Institutional critique is a form of self care and a loving activism. I don’t mean love in a romantic or even parental sense. I am talking about the way that people, things, things & people, people & people, things & things matter to each other. This mattering is more than emotional but also a literal matter-ing.
Things matter because they are different, not because they are the same.
Things become matter because they are different and not the same.
Holding difference is a form of care.
To be able to see the translating and translatability of what matters to its matter-ing is the first step in caring.
What matters then is our attention to this continual change or transformation, and to accept that this flux, this intra-action, is the status quo, rather than to desire a sense of fixedness. Institution tends to be associated with fixedness and durability and dependable immovability. But wouldn’t it be better to consider institutions the stewards of change and of the methodologies of change instead?
Understanding change, understanding what can change, what needs to change and what will change is a form of care.
In institutions, whether the things that matter materialises or not tells me if the institution cares or not about what matters. I think institutions are full of materialisations that don’t matter, and full of matterings that aren’t materialised. Asking why is institutional critique.
Paying attention to and asking what is, is critique.
Paying attention means that I care about what I am paying attention to, and am willing to see it for what it is, no rose-tinted glasses, warts and all, beauty and all.
To me critique is a family affair, an intra-action, an act of care and love, an investment into something that matters. Otherwise why bother?
Diversity narratives in public documents often focus on the lacks, gaps and description of the marginalisation of the excluded rather than the behaviours and attitudes of those that are the beneficiaries of that exclusion – often those that do the excluding. Part of this research is to help workers (and myself) describe and articulate what they face, to confront a feeling we often share, of lack, or of failure within ourselves as we struggle to progress, or are marginalised and discriminated against. Through this process of description we ask ourselves where the perceived lack might actually be located.
In addition to such individual trauma, the hypervisibility (blogs, testimonials, photos of happy smiling trainees) required by such schemes make participants complicit in inadvertently exacerbating marginalisation. In playing into the ‘happy’ myth that these schemes create, participants end up playing a strategic role in what Stuart Hall describes as “incorporation”, a process by which an institution “responds to opposition, not by attempting to stamp it out, but by allowing it to exist within the places it assigns, by slowly allowing it to be recognized, but only within the terms of a process which deprives it of any real effective oppositional force.” (Hall 2016: 50)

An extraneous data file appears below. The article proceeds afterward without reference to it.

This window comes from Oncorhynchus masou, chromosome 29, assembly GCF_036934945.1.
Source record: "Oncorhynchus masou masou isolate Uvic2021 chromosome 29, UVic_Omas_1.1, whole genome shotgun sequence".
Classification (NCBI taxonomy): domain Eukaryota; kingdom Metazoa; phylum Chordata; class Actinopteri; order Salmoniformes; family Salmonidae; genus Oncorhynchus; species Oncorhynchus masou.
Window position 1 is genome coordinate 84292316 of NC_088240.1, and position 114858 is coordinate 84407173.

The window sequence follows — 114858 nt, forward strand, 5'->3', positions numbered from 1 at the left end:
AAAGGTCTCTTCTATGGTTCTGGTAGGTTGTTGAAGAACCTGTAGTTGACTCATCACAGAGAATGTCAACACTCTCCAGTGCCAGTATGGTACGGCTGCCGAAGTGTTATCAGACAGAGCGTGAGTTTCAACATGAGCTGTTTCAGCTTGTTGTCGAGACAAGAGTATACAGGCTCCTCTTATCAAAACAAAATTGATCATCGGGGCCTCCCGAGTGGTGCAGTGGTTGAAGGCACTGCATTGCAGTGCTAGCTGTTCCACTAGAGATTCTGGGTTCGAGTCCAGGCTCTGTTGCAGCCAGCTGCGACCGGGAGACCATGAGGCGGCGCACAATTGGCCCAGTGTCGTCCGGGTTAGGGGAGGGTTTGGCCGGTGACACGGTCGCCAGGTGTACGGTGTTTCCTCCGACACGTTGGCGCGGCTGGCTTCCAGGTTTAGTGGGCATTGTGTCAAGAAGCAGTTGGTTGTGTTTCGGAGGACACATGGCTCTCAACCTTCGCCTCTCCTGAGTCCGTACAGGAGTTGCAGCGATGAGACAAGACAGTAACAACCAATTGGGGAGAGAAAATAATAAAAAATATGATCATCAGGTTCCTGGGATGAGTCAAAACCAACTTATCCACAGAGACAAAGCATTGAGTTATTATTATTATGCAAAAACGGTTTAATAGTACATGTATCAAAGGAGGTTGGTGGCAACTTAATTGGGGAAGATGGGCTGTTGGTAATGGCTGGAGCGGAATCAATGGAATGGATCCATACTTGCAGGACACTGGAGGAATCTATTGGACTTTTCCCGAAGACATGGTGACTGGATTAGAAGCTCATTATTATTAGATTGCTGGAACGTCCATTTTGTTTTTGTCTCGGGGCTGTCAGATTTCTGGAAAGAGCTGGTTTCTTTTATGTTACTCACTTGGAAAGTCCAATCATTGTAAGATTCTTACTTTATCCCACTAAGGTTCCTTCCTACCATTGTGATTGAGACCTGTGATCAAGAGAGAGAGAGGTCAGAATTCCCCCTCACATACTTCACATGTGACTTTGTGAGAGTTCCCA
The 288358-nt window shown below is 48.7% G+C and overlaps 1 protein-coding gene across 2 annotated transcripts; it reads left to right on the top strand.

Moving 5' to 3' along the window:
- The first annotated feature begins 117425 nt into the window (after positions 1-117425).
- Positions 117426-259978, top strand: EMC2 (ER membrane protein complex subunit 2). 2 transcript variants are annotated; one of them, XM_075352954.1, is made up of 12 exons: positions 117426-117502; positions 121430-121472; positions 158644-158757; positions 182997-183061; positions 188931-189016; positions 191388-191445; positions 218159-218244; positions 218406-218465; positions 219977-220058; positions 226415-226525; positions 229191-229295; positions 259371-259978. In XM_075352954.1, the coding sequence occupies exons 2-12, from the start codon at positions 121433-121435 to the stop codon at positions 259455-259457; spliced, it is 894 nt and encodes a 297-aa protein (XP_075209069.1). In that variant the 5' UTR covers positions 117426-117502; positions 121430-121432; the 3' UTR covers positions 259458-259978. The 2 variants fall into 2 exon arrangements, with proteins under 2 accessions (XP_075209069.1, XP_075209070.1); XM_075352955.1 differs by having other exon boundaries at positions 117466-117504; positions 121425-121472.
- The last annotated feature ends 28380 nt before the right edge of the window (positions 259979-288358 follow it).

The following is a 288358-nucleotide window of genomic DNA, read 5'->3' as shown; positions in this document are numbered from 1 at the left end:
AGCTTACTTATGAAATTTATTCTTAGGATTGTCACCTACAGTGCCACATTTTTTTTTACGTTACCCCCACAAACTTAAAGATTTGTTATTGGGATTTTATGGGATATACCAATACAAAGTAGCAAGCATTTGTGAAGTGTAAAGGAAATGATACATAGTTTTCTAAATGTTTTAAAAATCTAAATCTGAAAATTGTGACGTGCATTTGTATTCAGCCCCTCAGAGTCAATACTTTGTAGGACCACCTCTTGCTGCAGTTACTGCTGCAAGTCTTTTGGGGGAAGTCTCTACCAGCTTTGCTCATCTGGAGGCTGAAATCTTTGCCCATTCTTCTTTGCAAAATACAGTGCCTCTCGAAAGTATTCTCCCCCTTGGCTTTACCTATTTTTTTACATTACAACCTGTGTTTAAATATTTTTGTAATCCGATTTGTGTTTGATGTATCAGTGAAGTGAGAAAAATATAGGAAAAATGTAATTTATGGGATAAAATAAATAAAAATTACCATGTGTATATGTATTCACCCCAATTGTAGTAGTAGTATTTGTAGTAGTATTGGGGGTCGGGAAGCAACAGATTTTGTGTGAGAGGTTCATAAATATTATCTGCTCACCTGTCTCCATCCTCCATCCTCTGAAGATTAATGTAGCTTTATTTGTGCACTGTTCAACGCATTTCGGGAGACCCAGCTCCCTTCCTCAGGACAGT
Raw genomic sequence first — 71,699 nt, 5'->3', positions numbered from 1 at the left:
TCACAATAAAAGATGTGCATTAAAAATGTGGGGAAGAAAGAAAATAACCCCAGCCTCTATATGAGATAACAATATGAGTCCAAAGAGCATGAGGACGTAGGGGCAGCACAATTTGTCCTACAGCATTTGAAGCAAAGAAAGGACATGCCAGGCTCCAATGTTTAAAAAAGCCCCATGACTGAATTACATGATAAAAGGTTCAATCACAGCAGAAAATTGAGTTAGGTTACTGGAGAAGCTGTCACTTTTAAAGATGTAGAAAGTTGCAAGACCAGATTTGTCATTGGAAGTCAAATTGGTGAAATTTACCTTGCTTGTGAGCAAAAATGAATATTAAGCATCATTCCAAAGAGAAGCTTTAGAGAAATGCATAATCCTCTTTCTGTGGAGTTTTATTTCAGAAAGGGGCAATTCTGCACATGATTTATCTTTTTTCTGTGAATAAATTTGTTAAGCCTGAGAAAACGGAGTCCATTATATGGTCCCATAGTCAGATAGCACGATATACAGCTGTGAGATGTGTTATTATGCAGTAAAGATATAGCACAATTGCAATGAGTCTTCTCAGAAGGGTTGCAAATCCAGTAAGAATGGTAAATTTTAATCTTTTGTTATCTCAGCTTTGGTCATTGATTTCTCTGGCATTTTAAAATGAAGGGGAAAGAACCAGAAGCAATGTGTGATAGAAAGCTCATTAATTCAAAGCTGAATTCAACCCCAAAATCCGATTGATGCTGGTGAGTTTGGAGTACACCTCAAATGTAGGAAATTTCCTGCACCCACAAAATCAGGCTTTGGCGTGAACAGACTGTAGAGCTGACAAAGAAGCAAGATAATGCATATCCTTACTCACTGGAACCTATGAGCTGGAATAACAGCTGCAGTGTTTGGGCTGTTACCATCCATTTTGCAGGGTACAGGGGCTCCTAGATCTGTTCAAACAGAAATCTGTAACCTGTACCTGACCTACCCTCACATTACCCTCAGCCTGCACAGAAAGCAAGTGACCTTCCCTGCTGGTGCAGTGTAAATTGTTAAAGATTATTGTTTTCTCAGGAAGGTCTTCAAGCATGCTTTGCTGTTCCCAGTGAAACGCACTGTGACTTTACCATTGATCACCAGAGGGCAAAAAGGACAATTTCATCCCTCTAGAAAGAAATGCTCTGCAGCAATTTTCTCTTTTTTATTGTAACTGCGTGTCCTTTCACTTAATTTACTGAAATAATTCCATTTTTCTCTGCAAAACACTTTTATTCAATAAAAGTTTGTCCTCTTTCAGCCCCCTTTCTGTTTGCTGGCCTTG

Ahmed’s work on complaint (2016—) is a form of gathering “testimonies”, in keeping her research process open and unstructured, she wanted the “stories to come out, fall out, in whatever order they came out.” (Ahmed 2019). In my own unstructured conversations and through the circulation of my letter parts of my own story fell out too. As we started examining why we had spoken out (either through complaint or to each other thus refusing dissociation) we shared the journeys to speaking out. I shared stories about my family, about myself, that are also in fragments in this piece. Beyond the actual events that had harmed us, we talked about who that made us, how we connected better to who we actually were. Many people talked about legacy, about their parents, the foundation of political activism that they stood on that allowed them to understand what activism could do, why voices mattered. Such conversation allowed us to connect with a fuller, more specific part of ourselves and think about why it was important for us to to speak out, and to fully feel and express those feelings.
The nexus of the global financial crises, government instigated austerity and the commercialisation of the spaces where we experience art has been largely accepted as the new normal by politically neutral common sense languages of funding applications and reporting mechanisms . As we saw in Chapter 1, such capitulation comes directly from government policy and language thereby tying it to wider economic policy and cultural and political shifts towards the arts. Such language and attitudes pervade social policy at every level and disproportionately exclude ‘diverse’ populations (the majority of Londoners who are not ‘metropolitan elite’ middle or upper class) from key public resources and institutions. (Snoussi & Mompelat 2019: 22). In the publicly funded arts sector the ubiquity of such language and policy flattens difference, even as it celebrates it. Nirmal Puwar describes how such language inscribes “social cloning in terms of social connection, theoretical persuasions and politics, as well as comportment and manner”. Underlying such language of inclusion is “an unspoken small print of assimilation a ‘drive for sameness’” which provides “administrative logic for regulating and managing ‘cultural difference’” thus resulting in a kind of “guarded tolerance” for difference (Puwar 20014:124)
“When we live outside ourselves, and by that I mean on external directives rather than from our internal knowledge and needs, when we live away from those erotic guides from within ourselves, then our lives are limited external and alien forms, and we conform to the needs of a structure that is not based on human need, let alone an individual’s…..As we begin to recognise our deepest feelings, we begin to give up, of necessity, being satisfied with suffering and self-negation, and with the numbness which so often seems like their only alternative in our society. ”
— Audre Lorde 1978 in Lorde 2007: 28
“The institutionalization of whiteness involves work: the institution comes to have a body as an effect of this work. It is important that we do not reify institutions, by presuming they are simply given and that they decide what we do. Rather, institutions become given, as an effect of the repetition of decisions made over time, which shapes the surface of institutional spaces. Institutions involve the accumulation of past decisions about how to allocate resources, as well as ‘who’ to recruit. Recruitment functions as a technology for the reproduction of whiteness.”
— Sara Ahmed 2007 A Phenomenology of Whiteness